Slave Cylinder is a one man project from Rockford in Illinois, though of whom we cannot say as background is as absent as raw intensity from the release is constant. Cultus is the first encounter with the project, an invasive proposal recorded with Chris Galvez at Good Fortune Audio and released through Cold Dark Matter Records (Red Harvest, Fange, Compil Prima Giedi, DEAD, Ende, Immemorial).

Making a low key entrance is opening track Love Sermon, a lone guitar invitingly ambling around a vocal sample the first lure it offers. That initial ‘righteous’ moment soon erupts into a cavernous crawl with a demonic vocal insertion the trigger to lumbering riffs, invasive rhythms, and tortuously throated squalls. The raw vocals continue to assail ears amidst the heavy atmosphere; the track’s funereal march predatory and leading to destruction rather than being the aftermath of such, even with the corruption infested celestial winds that at times escape the tempest. As new twists and essences collude, every minute of the encounter becomes more fascinating than the last; a success epitomised by the haunted limbo-esque oasis of melancholy emerging to captivate ears and thought before both are in turn consumed in another avalanche of punishing drama.

Second song, The Seed features Chris Rodriguez of Tundras, and it too opens with calm scenery as church bells court a passing breeze of unsettled whispers. Subsequently though, another leviathan of sound and grievous enmity rises and envelops, it swiftly equipped with a sonic heralding for the ravishment to come. As the colossal tide smothers and trespasses, more angelically hued, siren-esque harmonics radiate in the tempestuous sky of the song whilst clear vocals rupture the wall of doom bred menace with a potency and presence as gripping as the intensity waiting to collapse upon the senses. Despite its weight and pressure, the track as good as stalks the listener rather than unleashes a full-on ravaging, that hinted at intent and confrontation for the main never erupting into the vicious hostility expected; a restraint which only makes the song all the more fearsome.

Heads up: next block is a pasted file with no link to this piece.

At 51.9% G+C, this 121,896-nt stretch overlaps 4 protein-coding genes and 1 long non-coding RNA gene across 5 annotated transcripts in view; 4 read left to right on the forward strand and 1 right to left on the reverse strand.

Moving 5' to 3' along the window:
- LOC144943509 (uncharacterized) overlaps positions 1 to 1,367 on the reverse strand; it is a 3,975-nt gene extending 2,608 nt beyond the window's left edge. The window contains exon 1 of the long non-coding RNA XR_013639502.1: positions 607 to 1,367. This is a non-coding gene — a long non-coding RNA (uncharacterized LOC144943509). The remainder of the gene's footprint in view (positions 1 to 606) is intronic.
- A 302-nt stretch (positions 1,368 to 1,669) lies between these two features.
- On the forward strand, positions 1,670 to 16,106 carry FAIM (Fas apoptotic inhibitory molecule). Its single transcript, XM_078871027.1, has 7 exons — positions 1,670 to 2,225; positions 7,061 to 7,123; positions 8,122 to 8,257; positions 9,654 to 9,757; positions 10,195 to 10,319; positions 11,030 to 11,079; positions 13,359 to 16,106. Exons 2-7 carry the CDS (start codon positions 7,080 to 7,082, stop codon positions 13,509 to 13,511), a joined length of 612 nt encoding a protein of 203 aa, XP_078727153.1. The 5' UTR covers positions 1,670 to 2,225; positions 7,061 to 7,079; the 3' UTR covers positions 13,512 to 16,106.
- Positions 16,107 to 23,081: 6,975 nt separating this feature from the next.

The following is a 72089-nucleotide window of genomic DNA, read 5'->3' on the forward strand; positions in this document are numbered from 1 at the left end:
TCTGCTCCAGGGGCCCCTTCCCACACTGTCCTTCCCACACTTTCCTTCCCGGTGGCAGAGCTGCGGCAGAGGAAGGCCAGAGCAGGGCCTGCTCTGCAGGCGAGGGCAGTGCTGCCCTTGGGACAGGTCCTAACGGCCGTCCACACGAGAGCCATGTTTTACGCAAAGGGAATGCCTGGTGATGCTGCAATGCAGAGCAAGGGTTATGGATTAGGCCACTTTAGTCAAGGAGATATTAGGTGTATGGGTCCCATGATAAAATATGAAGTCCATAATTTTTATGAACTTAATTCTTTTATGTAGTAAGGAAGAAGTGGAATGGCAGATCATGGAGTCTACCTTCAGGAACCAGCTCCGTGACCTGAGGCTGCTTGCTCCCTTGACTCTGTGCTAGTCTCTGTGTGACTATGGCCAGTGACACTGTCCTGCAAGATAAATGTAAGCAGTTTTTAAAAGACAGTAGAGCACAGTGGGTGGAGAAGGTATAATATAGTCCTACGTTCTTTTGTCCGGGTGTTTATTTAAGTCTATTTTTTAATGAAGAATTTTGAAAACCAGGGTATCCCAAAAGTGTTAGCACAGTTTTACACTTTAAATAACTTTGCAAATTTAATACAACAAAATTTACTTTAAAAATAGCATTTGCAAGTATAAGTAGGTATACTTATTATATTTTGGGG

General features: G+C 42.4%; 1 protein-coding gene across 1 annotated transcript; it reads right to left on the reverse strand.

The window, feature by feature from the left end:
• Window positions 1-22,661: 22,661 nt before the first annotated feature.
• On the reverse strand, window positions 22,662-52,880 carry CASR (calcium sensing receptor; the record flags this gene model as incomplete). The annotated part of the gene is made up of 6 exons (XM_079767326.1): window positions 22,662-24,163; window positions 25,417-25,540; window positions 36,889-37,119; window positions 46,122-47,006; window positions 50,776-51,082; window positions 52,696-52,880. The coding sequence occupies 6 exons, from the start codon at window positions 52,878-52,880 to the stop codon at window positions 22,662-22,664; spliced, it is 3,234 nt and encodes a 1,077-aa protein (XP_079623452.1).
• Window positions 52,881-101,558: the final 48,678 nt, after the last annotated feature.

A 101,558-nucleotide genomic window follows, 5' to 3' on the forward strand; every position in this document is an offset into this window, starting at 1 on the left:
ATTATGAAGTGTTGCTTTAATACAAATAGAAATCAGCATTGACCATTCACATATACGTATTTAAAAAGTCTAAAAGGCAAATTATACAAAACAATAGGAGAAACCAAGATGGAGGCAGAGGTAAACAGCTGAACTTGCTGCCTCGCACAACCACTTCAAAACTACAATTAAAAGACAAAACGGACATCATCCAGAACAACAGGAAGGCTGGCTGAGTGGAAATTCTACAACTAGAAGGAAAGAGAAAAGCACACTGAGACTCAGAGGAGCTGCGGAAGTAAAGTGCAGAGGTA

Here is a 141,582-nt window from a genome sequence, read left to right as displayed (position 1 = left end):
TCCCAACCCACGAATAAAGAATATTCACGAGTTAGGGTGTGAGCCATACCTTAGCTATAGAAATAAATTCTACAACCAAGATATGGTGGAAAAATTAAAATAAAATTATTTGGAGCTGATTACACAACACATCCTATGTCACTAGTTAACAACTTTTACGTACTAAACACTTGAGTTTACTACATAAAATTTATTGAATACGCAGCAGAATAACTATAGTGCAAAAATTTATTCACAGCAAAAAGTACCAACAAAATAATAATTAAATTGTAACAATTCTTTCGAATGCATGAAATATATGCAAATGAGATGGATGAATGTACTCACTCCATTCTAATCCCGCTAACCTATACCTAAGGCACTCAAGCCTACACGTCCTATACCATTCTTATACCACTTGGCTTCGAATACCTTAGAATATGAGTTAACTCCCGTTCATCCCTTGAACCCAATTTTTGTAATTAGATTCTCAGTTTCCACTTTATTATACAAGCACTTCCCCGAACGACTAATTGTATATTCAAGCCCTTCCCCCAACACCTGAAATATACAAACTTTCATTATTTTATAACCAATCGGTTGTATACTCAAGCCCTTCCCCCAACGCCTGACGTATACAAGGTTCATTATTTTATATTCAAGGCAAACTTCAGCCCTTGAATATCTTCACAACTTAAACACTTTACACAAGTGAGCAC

Cultus is an impressive and punishingly enjoyable first glimpse at Slave Cylinder, a project we are sure to hear more from with no doubt similarly rewarding and debilitating proposals to explore.

Cultus is available now digitally via Cold Dark Matter Records @ https://slavecylinderil.bandcamp.com/releases and on tape through Dickcrush Records @ https://dickcrushrecords.bandcamp.com

https://www.facebook.com/slavecylinderdoom/

Pete RingMaster 09/02/2016

Copyright RingMaster: MyFreeCopyright

For more exploration of the independent and promotional services check out http://www.zykotika.com/

Conan – Revengeance

Conan_RingMaster Review

Photo credit: Matt Thomas

Crushing and suffocating as it corrodes the senses, the new album from doomsters Conan is set to be one of if not THE most primal trespass on body and soul heard this year. It will certainly take something leviathan in heaviness and emotional destruction to surpass the barbarous weight and intensity of Revengeance, and that a discovery only possible if ears survive and recover from the British band’s latest impressive devouring.

Formed around the time 2006 became its successor, the then two-piece was soon a merciless scourge of sound and intent, proof coming with debut EP Battle in the Swamp in 2007. Since then a pair of albums in Monnos (2012) and Blood Eagle (2014), surrounded by a couple of split releases as well as a further EP and a live album, have all added intensive heft and stature to the band’s presence and a perpetual luring of acclaim. Now with the declaration of many as being the band’s heaviest proposal yet and loaded with songs seeded in video games, retro sword and sorcery movies, and ancient battle scenes, Revengeance sees Conan take their uncharitable and infectiously toxic sound to the listener with rawer strength and callous intensity aligned to groove fuelled rabidity.